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Holiday foods: Tips on storage and shelf life

food storageReleased: Nov. 19, 2015

OLATHE, Kan. – 'Tis the season to receive delicious food gifts such as sausage, cheese, ham and other tasty items, said Londa Nwadike, the Kansas State University/University of Missouri extension food safety specialist.  If you receive a gift of food this holiday season, ensure quality and safety by following the storage guidelines listed below.

Canned ham: Check the label to determine if refrigeration is needed. If so, it can generally be refrigerated for six to nine months unopened. If refrigeration is not required, the unopened product can be stored for up to two years. (However, the sooner you eat it, the better the quality will be.)  After opening, you can store the product safely in the refrigerator for three to four days.

Country ham: If unsliced, dry-cured ham is shelf-stable for one year. If sliced, ham may be refrigerated for two to three months. Once cooked, it can be refrigerated for three to four days.

– Sausage: Dry fermented sausage that is labeled “Keep refrigerated” can be stored unopened at room temperature for four to six weeks or in the refrigerator for up to six months.  Once opened, sausage will keep about two weeks in the refrigerator. If the package says “refrigerate,” keep it refrigerated and use it within three weeks once opened.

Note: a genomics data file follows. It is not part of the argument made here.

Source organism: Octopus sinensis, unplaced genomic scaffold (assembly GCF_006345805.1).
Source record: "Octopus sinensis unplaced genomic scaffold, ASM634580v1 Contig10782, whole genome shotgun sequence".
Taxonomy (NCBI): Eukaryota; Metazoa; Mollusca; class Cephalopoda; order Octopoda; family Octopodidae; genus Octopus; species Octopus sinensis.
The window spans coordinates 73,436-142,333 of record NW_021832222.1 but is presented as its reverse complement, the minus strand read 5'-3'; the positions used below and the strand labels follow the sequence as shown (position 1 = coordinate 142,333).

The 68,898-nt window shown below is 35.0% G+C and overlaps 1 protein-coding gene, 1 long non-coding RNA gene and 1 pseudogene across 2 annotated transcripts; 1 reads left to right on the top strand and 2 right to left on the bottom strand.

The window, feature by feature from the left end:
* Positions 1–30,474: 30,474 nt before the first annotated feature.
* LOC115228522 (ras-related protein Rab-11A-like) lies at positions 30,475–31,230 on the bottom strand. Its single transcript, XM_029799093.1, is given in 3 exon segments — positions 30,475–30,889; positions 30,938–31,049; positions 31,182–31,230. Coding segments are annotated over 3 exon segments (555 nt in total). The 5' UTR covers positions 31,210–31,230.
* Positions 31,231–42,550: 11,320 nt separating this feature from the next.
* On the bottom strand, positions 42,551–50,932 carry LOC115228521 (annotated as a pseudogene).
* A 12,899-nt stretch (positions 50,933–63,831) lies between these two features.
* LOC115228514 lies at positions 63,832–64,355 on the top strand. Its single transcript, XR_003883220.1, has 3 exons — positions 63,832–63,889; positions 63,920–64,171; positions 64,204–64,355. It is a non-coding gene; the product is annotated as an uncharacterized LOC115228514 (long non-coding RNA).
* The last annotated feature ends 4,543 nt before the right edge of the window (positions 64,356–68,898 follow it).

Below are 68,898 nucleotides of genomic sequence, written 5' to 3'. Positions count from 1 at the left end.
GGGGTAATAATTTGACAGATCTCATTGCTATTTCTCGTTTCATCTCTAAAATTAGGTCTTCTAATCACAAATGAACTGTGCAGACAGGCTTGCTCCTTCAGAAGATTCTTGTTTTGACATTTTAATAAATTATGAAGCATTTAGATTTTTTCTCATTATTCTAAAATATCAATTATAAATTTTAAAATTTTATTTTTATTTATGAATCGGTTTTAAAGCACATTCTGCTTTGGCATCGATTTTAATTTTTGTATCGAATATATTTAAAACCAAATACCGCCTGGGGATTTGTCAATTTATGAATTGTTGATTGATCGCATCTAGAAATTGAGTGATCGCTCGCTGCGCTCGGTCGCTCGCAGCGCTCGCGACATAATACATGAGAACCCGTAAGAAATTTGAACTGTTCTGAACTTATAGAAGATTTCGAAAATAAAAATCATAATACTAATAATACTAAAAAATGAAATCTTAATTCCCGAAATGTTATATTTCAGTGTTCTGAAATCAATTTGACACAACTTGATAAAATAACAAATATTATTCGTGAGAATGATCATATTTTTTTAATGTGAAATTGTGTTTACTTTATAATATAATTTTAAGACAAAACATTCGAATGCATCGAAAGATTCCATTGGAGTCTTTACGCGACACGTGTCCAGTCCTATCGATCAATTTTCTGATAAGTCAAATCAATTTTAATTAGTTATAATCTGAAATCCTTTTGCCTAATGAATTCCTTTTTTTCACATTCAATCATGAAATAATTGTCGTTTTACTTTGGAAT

– Turkey: Frozen uncooked turkey can be stored in the freezer for up to six months without loss of quality or safety. Otherwise, refrigerate for use within one to two days.

– Game birds: If raw, store in the refrigerator no more than one or two days before cooking, or three days after cooking. Frozen birds will keep up to one year in the freezer.

Cheese:  Most hard or processed cheeses can be safely stored unopened for three to six months in the refrigerator and three to four months if opened.

Nuts:  Refrigerate after opening to preserve freshness and prevent rancidity. Nuts also may be frozen for up to a year after opening to retain quality and freshness.

More information on food safety is available at the K-State Research and Extension website.


K‑State Research and Extension is a short name for the Kansas State University Agricultural Experiment Station and Cooperative Extension Service, a program designed to generate and distribute useful knowledge for the well‑being of Kansans.  Supported by county, state, federal and private funds, the program has county Extension offices, experiment fields, area Extension offices and regional research centers statewide. Its headquarters is on the K‑State campus in Manhattan.

Story by:
Mary Lou Peter
K-State Research and Extension

For more information:
Londa Nwadike - 913-541-1220 or lnwadike@ksu.edu